Hafiz highlighted that Saudi Vision 2030 includes initiatives to normalize mental health care.

“Counseling clinics have been added to 82 health centers throughout the Kingdom — the total number of counseling clinics has been doubled. In addition, Saudi Vision 2030 strives for a society that is educated and connected as one, which are two factors that will hugely contribute to the way we view therapy.”

Hafiz is also working on creating community groups with the Adult and Child Therapy Center (ACT). 

“The group strives to provide an environment where people can overcome hardships as one interconnected society in order to reach renewed meaning. It gathers people and allows them to talk freely about their struggles. I host the community group alongside one of ACT’s therapists, Alya Nassief. Each month we offer a different theme for the group. For example, in April we did ‘grief’ and the following month we did ‘body image.’ This gives everyone a chance to attend whichever group they relate to.”

She is currently working on a project with the founder of Jeddah’s Kids Lounge, Amal Abdulwahid, to teach children about emotional wellbeing. 

“Kids Lounge is a space that offers artistic, social, and self-development activities. We are collaborating to teach kids about emotional and mental wellbeing. Currently, I'm preparing the curriculum that integrates various interactive activities in order to create an awareness on emotional wellbeing for children. Kids are the core foundation of our society. Opportunities that come to me like these always fill me up with gratitude and remind me why I started Kalakee’a.”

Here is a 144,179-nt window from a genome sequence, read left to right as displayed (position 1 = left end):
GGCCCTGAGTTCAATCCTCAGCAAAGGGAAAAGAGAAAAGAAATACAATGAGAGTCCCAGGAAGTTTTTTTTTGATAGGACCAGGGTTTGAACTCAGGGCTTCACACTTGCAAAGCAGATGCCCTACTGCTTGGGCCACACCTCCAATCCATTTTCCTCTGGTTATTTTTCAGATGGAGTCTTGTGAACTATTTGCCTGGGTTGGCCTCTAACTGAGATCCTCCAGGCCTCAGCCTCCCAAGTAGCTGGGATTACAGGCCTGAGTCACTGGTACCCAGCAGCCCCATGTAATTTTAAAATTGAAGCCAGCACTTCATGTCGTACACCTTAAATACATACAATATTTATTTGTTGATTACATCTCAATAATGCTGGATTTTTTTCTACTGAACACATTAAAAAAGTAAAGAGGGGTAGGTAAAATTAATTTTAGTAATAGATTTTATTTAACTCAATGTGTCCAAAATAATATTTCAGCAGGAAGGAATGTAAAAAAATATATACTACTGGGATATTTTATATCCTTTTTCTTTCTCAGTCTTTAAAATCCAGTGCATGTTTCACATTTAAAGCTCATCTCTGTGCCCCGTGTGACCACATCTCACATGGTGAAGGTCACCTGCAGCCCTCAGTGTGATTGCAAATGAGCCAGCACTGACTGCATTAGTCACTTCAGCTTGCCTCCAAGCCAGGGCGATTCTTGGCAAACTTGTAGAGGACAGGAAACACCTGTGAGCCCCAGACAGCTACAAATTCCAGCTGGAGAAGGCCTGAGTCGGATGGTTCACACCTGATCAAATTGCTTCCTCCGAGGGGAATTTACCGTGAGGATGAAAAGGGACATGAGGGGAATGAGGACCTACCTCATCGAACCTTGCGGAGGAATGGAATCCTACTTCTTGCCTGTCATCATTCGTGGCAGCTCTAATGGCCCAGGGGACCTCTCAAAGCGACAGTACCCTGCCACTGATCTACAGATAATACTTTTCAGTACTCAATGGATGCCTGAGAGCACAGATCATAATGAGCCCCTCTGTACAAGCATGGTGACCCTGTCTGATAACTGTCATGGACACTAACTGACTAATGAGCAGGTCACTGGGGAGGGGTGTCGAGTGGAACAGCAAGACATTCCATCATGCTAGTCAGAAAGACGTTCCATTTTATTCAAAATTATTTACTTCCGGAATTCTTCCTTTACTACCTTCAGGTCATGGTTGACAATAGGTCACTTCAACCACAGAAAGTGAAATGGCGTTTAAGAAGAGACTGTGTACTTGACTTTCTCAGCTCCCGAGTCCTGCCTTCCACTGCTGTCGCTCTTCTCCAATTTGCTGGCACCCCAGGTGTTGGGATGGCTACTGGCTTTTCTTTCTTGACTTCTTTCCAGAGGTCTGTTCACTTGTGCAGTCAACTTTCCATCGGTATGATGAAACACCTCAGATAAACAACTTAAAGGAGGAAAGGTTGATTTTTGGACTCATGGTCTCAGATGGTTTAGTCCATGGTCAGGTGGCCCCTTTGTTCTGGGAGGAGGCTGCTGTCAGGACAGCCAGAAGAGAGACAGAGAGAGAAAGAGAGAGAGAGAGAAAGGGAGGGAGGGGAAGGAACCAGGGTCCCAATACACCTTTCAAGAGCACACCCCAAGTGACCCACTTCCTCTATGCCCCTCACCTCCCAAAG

Worshippers flock to reopened Prophet’s Mosque for Friday prayers

Updated 23 min 49 sec ago

Worshippers flock to reopened Prophet’s Mosque for Friday prayers

MADINAH: Hundreds of thousands of worshippers attended the first Friday prayers to be held at the Prophet’s Mosque in Madinah since the gatherings were suspended to stop the spread of the coronavirus disease (COVID-19) outbreak.

The green light for the resumption of the prayer meetings came as part of a plan to gradually reopen the Kingdom’s mosques while ensuring worshippers and visitors adhered to preventive measures.

A ban on access to the Rawdah remained in place and only groups of worshippers numbering up to a maximum of 40 percent of the mosque’s capacity were being allowed entry.

Precautionary measures also included the allocation of specific doors for the entry of worshippers, the installation of thermal cameras, removal of all carpets so that prayers could be performed on the marble, sanitization of the mosque’s floors and courtyards, periodic opening of domes and canopies to ventilate the mosque, and the removal of Zamzam water containers.

The Prophet’s Mosque in Madinah will be closed after evening prayers and reopened one hour before dawn prayers. Parking lots will operate at 50 percent capacity and a media awareness campaign has been launched to highlight safety procedures at the holy site.

Medical teams have also been stationed at the main entrances to the mosque in cooperation with the Ministry of Health.

Elsewhere in the Kingdom, worshippers also flocked to perform Friday prayers at mosques amid strict health measures.

On May 31, Saudi authorities reopened all mosques for prayers, except in Makkah, as part of the Kingdom’s plan for a gradual return to normal life.

Last week the minister of Islamic affairs, dawah and guidance said that the country’s mosques were ready to welcome back worshippers, following his field trips to check that necessary preparations had been made.

All worshippers must still maintain a distance of 2 meters between rows, wear masks to enter a mosque, and Friday sermons and prayers have been limited to a maximum of 15 minutes.